Thursday, May 31, 2012

Take Notice and Media Literacy

Source: ASIDE
The natural extension in our media literacy curriculum for the sixth grade is the Take Notice project. It builds on the concept of questioning media that we've written about in other posts. This project brings together the techniques used in the art of persuasion through dialog and images to make a case for a particular issue. We are also lucky enough to have an Apple store that makes its space available to our students after hours for this special presentation. The evening itself is run like a media event, complete with a microphone and simulcasting on four large monitors at the Genius Bar.

Source: Apple Store, Manhasset, New York
In keeping with our belief that choice makes a difference in the outcome, we allow the groups to choose their topics for this project. Of course, they are age appropriate, but they address some tough issues that concern students. Interestingly enough, the parents are the ones who are enlightened by the middle-school mind, and many have often remarked that they had no idea that kids think about such hard-hitting issues. The topics run the gamut, including eating disorders, corporate espionage, hate crimes, global warming, cyberbullying and more.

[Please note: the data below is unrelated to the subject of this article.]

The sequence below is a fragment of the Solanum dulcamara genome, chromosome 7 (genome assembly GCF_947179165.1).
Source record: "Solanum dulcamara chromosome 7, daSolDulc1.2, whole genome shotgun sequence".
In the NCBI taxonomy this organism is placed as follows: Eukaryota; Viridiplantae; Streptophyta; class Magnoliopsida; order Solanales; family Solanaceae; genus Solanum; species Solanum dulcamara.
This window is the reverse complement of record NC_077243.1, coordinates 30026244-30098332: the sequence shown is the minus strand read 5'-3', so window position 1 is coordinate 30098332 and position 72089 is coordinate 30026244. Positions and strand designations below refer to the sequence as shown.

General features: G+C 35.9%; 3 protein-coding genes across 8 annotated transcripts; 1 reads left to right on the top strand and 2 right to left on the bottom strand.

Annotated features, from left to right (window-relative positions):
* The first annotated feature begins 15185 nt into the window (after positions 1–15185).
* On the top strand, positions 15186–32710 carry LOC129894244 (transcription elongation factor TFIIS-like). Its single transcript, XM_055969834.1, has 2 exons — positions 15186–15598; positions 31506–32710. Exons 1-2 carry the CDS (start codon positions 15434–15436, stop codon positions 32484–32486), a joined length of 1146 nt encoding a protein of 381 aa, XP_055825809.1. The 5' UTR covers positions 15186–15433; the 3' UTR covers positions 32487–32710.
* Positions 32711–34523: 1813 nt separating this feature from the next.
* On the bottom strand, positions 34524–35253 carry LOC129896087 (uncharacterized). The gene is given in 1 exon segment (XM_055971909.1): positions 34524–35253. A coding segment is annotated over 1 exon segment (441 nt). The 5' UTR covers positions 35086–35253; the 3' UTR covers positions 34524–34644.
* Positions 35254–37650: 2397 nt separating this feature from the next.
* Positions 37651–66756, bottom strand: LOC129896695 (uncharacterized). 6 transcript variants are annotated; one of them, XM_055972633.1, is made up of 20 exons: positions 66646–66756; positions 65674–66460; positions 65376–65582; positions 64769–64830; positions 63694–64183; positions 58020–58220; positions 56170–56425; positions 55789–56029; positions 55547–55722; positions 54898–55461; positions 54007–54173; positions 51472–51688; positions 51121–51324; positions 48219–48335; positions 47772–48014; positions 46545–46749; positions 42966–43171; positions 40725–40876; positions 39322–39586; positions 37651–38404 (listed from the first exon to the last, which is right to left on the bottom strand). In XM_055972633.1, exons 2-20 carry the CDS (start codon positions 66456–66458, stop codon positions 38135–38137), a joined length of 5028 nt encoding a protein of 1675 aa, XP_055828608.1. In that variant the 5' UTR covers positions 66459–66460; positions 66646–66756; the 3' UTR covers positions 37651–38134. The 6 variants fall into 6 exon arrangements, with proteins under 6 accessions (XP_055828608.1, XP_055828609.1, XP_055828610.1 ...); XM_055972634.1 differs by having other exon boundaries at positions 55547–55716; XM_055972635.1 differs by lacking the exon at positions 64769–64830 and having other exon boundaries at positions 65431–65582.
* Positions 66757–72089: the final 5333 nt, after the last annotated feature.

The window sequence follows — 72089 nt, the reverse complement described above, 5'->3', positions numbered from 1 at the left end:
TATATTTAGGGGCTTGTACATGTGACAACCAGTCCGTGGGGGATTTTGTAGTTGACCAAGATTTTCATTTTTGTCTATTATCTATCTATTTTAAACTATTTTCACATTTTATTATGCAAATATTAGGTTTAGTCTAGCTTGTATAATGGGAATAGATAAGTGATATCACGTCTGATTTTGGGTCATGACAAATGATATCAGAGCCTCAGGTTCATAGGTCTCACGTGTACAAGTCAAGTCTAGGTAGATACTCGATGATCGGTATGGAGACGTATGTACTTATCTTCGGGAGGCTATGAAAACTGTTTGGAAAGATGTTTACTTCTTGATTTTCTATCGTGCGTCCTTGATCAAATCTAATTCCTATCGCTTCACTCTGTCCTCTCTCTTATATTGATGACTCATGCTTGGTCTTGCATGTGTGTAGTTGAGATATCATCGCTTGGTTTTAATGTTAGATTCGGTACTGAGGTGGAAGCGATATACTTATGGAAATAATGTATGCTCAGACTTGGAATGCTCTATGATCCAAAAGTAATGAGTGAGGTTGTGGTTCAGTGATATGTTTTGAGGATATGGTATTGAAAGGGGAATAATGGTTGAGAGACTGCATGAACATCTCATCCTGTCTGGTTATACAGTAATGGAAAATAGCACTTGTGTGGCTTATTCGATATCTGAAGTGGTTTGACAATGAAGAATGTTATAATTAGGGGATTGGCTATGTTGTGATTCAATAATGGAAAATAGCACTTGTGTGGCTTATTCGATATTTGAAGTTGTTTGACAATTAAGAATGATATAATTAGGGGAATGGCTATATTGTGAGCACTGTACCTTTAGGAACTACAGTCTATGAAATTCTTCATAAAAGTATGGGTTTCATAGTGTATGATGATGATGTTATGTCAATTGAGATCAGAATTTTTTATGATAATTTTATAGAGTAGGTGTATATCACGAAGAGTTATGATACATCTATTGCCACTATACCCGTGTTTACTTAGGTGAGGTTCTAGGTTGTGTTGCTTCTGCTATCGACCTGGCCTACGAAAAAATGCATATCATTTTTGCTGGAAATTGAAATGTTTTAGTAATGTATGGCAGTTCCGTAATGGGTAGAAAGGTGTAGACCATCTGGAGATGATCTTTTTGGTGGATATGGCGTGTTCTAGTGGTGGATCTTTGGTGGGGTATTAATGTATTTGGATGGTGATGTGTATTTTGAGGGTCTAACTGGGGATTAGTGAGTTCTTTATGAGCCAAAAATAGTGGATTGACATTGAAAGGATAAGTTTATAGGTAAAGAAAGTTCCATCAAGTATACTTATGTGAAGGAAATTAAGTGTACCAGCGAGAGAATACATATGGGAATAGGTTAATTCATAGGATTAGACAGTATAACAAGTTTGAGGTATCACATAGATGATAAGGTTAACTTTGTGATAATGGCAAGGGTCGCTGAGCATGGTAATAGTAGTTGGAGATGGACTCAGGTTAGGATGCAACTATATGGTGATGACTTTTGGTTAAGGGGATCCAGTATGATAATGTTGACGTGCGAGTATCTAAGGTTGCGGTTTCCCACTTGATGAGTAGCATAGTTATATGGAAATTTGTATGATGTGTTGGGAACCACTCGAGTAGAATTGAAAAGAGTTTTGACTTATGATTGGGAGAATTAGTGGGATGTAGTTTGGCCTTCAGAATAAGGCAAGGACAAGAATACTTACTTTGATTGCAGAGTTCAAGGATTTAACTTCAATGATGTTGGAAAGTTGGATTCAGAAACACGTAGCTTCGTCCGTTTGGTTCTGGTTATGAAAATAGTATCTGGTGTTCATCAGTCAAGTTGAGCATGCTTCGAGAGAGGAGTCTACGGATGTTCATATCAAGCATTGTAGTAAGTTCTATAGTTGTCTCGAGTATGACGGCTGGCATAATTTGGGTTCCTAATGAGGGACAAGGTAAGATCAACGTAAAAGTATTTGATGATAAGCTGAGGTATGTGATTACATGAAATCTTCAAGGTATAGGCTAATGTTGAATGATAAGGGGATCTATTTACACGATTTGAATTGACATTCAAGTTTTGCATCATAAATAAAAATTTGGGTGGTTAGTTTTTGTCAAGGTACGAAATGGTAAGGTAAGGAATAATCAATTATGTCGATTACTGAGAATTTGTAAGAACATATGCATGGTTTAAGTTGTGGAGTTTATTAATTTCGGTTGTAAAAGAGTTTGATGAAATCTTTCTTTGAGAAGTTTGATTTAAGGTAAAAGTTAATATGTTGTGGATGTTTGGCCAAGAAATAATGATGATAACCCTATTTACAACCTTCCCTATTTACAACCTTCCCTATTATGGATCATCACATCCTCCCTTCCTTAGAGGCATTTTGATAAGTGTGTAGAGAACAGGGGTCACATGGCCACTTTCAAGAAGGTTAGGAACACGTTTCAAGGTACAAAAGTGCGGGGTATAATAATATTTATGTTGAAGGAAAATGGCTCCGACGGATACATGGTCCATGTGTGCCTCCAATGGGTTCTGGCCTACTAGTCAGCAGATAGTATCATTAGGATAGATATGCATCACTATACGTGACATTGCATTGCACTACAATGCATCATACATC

Source: Power to Learn

Once the groups select their topics, each must develop an essential question it wants to answer and a solid thesis statement to guide the research. The students use a graphic organizer from the Power to Learn website to plan their editorials and to help guide them through the writing process. The final script, or screenplay, is compiled using Google documents before production begins on the movie. The sequencing of images follows the script to create the strongest impact.

The required time frame for each movie documentary may not exceed two and a half minutes in length, including a full works cited listing at the end. This forces the students to focus on the thesis statement to convey their particular point of view.

Producing their own documentaries not only makes others take notice, but also is a subtle way for the students to use the techniques in marketing, persuading, and promoting an issue. The Take Notice project empowers kids on another level as well. Their voices get heard, and adults take notice, too!

This is another example of project-based learning in TIME (technology, information, and media education) that reinforces the integration multiple literacies.


  1. You actually make it seem so easy with your presentation but I find this topic to be really something which
    I think I would never understand. It seems too complicated and very broad for
    me. I am looking forward for your next post, I will
    try to get the hang of it!
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  3. Awesome and funny! I love your presentation!

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